‘The reality for me is running a yoga studio as a way of life, not a profit pursuit. The money I make comes from my teaching, the studio income from teachers hiring space keeps the studio running.’

Life Yoga Studio’s current home is within converted stables. Bare-brick walls, cast iron radiators and wooden floors are all part of a welcoming, colourful cosiness. The only outside noise now is the chiming of the nearby town hall clock.

But as a community-focused studio, how do you keep communities thriving when you’re teaching online?

A pioneer of local yoga studio teaching online, here are three tips Eva passes on to you from her experience.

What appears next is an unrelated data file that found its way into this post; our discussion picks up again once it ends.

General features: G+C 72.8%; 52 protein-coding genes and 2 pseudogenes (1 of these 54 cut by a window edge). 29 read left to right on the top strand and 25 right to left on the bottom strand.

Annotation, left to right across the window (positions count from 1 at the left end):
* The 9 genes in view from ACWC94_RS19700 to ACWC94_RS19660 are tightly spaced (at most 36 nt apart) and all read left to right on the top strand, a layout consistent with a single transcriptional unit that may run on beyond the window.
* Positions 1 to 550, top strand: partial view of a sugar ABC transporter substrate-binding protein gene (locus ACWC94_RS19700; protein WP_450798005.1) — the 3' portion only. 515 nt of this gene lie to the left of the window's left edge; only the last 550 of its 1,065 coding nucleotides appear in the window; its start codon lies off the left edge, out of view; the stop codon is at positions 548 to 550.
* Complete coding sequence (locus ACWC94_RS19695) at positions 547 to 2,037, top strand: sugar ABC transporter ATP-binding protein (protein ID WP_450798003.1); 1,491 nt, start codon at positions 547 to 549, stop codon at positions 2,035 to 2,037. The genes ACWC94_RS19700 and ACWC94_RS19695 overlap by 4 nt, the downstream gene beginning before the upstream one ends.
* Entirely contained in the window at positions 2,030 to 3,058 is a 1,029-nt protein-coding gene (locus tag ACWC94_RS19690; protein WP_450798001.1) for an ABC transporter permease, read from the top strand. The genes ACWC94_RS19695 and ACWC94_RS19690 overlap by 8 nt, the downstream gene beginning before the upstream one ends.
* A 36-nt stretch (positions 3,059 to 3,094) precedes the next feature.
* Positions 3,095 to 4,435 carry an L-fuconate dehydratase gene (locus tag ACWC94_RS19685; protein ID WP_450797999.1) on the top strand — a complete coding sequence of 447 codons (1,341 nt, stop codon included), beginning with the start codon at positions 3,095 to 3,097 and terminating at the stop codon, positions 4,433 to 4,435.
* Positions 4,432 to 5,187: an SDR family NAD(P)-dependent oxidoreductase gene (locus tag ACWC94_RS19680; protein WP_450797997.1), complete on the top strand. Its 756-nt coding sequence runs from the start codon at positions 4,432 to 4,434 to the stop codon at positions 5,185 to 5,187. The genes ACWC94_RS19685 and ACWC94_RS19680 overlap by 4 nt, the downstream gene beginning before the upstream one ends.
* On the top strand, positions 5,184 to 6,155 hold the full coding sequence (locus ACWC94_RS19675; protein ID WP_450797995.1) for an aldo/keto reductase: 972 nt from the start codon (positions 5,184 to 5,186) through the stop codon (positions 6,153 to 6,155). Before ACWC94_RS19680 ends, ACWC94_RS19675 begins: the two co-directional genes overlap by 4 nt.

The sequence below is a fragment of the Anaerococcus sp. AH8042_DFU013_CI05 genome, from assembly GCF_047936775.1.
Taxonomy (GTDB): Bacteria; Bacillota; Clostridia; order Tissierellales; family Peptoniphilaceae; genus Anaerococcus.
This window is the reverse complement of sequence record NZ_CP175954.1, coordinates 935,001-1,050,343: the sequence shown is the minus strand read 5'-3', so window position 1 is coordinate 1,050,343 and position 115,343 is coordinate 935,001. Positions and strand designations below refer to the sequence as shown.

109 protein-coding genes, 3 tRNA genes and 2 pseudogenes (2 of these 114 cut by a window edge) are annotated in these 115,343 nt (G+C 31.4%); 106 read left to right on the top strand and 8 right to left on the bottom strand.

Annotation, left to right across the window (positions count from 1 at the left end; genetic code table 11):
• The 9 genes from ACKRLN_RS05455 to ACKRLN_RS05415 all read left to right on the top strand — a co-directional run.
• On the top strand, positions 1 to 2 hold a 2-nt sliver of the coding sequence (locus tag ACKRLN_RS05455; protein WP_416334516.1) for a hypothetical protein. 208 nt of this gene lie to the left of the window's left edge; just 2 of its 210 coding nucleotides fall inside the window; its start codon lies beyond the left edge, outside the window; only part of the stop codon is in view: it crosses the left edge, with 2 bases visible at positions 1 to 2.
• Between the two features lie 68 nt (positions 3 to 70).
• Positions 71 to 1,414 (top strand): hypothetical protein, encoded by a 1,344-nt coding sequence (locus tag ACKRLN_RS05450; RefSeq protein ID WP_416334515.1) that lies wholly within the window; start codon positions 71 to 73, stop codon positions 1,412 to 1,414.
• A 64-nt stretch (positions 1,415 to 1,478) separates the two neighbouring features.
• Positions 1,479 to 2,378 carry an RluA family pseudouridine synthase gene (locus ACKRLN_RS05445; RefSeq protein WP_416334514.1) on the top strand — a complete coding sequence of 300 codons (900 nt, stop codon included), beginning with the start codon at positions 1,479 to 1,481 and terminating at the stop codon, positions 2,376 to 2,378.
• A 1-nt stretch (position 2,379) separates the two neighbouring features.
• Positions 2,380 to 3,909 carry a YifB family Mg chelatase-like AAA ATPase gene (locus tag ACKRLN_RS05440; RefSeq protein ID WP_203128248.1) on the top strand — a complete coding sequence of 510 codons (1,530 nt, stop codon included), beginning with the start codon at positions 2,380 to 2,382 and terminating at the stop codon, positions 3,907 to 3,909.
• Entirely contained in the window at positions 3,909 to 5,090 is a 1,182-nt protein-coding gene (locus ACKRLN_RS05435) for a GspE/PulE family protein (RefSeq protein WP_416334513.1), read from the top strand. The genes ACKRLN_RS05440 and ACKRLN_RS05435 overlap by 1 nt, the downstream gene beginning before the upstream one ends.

1.The Yoga Life Studio in Eastbourne had to close their doors overnight due to the Covid19 pandemic. After the initial shock and fear of uncertain future and the health, mental and financial impact on the studio, our clients, teachers and the whole population there was no time to waste.  I knew that we in some way still need to provide service for our clients as so many people rely on their yoga, breathing and meditation practice and for so many people their regular visit of the yoga studio is the highlight of their week. A time when they can recharge, refuel and clear their mind, ready for the daily challenges of our lives.   Me and my team found the prospect of teaching online quite daunting.  But somehow overnight we managed to set up several online classes using Zoom, purchased a microphone and with the help of friends and family converted our studio into a recording space, complete with a big screen.  So here is my Number 1 tip – Overcome your fears. We adapted so quickly because we knew that our community needs us. So even though the online teaching and setting everything up from the scratch was scary, we dived in and did it anyway despite of our limited knowledge and lack of experience and online teaching confidence. If you know you have to do something, go for it. Even if you throw yourself in deep end you will learn to swim. Try not to hold back because of fear or lack of confidence – remember we are all constantly learning. And there is lots of support available.